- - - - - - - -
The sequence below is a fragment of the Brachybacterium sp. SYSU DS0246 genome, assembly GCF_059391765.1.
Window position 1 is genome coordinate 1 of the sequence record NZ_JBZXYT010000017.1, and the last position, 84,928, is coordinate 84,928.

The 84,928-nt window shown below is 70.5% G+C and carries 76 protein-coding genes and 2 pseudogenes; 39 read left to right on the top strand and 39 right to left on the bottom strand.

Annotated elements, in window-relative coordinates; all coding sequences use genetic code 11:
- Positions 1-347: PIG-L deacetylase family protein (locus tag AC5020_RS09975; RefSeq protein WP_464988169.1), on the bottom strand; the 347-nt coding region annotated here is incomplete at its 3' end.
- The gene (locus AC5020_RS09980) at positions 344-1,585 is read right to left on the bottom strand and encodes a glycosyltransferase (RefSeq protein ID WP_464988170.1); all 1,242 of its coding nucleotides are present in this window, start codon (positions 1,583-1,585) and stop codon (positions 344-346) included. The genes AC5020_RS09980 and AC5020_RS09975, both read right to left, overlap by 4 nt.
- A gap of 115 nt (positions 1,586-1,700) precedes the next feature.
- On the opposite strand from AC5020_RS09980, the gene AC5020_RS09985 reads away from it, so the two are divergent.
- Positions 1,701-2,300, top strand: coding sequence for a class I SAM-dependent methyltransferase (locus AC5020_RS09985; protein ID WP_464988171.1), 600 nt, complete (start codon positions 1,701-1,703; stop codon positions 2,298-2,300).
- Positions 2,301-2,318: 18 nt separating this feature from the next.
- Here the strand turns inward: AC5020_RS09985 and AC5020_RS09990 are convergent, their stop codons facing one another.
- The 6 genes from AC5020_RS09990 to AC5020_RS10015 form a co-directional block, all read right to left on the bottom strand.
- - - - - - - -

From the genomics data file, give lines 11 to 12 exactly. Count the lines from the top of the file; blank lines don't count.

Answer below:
- Here the strand turns inward: AC5020_RS09985 and AC5020_RS09990 are convergent, their stop codons facing one another.
- The 6 genes from AC5020_RS09990 to AC5020_RS10015 form a co-directional block, all read right to left on the bottom strand.